A thesis submitted December 19, 2014 for the degree of Doctor of Philosophy and defended February 12, 2015.
The PhD School of Science
Faculty of Science, Niels Bohr Institute, Theoretical Quantum Optics, University of Copenhagen, Denmark
Anders S. Sørensen
Dissipative preparation of entanglement in quantum optical and solid state systems
Quantum mechanics is an immensely successful theory which is essential for the explanation of numerous phenomena in atomic physics, solid state physics, nuclear physics and elementary particle physics. Quantum theory also involves effects which have no analogy in the classical world. In particular, quantum entanglement is a correlation predicted by quantum mechanics, but not by classical physics. As an observable property it is indispensable for our understanding of nature. In addition, entangled states are important in quantum computation, quantum communication and quantum measurement protocols. Entangled states are, however, sensitive to interactions with the environment, which are present in any open system. Here, in particular decoherence, i.e. loss of coherence, and dissipation, i.e. loss of energy, destroy the desired correlations. The novel approach of “dissipative quantum computing” and “dissipative state engineering” suggests to use the interaction with the environment to perform quantum information tasks. Here, decay processes are no longer undesirable, but play an integral part in the dynamics. Following this approach, we consider the dissipative preparation of two-particle and multi-particle entangled states in several concrete physical systems such as optical cavities, trapped ions, and superconducting qubits. To study the dynamics of open quantum systems, we first develop an operator formalism which allows us to identify the effective interactions. Eliminating the decaying states from the dynamics of a weakly driven system, we derive an effective master equation which reduces the evolution to the ground states. We obtain simple expressions for the effective operators which can be directly applied to reach effective equations of motion for the ground states, as is demonstrated considering several widely used example systems.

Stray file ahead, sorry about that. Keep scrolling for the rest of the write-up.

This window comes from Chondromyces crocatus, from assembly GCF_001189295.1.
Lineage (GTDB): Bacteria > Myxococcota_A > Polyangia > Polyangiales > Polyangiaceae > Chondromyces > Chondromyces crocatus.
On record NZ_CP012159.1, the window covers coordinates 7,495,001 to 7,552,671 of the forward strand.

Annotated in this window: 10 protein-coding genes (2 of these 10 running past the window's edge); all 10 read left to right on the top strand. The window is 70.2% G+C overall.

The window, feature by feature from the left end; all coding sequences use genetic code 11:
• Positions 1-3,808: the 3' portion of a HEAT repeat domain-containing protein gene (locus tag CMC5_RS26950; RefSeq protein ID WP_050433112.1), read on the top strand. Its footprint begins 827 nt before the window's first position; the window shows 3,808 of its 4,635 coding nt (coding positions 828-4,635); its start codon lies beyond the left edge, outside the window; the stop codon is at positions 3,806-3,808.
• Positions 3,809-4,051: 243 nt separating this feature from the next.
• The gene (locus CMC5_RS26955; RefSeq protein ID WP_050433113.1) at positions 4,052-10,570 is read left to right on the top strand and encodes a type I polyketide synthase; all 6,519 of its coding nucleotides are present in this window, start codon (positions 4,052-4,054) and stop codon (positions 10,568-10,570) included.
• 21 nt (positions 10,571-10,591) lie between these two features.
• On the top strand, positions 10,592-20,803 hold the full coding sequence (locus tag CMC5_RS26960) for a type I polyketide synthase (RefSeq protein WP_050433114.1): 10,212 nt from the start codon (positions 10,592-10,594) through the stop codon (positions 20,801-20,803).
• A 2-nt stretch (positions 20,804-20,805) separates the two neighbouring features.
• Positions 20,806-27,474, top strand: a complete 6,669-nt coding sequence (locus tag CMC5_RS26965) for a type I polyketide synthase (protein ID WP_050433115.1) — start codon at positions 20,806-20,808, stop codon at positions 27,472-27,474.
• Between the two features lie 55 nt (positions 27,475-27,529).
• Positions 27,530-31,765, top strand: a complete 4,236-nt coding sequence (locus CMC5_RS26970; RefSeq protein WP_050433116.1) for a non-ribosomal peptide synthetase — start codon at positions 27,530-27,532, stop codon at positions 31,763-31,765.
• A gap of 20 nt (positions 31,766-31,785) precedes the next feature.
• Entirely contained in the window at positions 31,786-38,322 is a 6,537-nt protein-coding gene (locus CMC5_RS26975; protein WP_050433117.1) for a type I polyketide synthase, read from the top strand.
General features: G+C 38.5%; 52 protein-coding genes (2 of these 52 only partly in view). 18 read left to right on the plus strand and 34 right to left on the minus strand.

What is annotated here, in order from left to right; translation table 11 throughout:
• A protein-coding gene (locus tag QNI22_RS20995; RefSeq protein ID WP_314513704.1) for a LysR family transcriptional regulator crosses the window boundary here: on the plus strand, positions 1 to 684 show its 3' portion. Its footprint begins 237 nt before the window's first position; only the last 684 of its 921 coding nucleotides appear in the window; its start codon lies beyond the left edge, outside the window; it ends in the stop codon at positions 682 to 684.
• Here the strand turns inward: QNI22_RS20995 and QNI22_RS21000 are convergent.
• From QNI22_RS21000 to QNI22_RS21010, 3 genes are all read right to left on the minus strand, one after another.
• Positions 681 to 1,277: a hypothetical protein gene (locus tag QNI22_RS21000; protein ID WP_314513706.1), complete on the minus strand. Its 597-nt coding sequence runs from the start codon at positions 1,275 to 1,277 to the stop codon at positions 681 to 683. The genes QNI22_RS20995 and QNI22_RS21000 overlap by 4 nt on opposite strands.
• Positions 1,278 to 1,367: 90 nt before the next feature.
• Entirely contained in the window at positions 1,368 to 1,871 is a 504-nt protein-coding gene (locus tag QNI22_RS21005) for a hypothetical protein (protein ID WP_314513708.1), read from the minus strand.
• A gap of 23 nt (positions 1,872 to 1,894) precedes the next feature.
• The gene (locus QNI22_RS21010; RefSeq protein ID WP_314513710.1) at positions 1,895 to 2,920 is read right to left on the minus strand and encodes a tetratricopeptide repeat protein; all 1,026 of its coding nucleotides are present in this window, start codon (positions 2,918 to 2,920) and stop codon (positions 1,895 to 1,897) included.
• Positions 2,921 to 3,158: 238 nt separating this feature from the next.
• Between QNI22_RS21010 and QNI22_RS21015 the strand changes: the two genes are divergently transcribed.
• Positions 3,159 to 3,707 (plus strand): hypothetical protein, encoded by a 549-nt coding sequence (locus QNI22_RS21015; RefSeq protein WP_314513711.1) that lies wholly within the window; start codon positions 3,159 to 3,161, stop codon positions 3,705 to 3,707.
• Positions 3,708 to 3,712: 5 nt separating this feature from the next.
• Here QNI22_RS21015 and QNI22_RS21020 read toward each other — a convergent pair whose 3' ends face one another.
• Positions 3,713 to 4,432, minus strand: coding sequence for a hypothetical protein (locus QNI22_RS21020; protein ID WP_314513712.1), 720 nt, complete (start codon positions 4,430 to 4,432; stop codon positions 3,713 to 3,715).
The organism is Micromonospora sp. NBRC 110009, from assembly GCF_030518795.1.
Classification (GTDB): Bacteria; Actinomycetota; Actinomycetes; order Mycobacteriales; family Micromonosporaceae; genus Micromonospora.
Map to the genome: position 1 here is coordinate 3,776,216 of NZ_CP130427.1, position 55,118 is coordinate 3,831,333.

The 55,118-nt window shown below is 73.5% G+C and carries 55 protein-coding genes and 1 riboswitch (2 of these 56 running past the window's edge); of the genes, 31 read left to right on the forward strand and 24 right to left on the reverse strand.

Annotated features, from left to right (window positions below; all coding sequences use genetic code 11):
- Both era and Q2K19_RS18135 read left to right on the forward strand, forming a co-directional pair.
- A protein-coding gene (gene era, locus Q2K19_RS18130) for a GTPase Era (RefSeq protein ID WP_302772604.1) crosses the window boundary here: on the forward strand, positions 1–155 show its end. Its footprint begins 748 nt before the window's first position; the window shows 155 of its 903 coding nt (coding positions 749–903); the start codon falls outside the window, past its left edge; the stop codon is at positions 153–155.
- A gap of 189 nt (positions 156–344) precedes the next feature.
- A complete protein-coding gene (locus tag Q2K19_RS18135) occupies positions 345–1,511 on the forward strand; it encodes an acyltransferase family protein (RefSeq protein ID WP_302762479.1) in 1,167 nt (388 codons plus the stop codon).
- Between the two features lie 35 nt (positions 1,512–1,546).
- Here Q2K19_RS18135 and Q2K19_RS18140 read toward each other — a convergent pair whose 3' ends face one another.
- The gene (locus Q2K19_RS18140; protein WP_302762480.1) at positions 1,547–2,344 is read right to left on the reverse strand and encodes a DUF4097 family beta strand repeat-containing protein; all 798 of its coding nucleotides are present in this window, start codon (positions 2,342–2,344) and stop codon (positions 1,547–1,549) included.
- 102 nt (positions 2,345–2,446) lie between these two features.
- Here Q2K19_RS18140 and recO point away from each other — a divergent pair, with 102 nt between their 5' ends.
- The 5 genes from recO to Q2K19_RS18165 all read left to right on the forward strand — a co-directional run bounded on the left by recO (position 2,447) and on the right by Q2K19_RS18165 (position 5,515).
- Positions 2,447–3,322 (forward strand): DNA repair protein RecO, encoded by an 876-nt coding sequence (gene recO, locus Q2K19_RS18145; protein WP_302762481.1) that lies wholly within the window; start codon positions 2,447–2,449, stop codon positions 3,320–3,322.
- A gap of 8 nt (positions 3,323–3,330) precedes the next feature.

Using this operator formalism we identify the effective interactions in the physical systems under consideration and engineer them to prepare a desired entangled target state. This state is then reached regardless of the initial state of the system and stabilized as the unique steady state of the dissipative time evolution. In this way, we develop theoretical schemes for the generation of two-particle entangled states in optical cavities, superconducting systems and trapped ions. For optical cavities, we harness the natural decay processes of cavity photon loss and spontaneous emission to prepare the maximally entangled singlet state of the system. We analytically derive the optimal parameters, the error and the speed of convergence of our protocols and find a qualitative improvement of the error as compared to previous methods.
A similar scheme is presented for two superconducting qubits in a circuit QED setup. Combining resonator photon loss, a dissipative process already present in the setup, with an effective two-photon microwave drive, we engineer an effective decay mechanism which prepares a maximally entangled state of two qubits. We find that high fidelities with the target state can be achieved both with state-of-the-art three-dimensional, as well as with the more commonly used two-dimensional transmon qubits.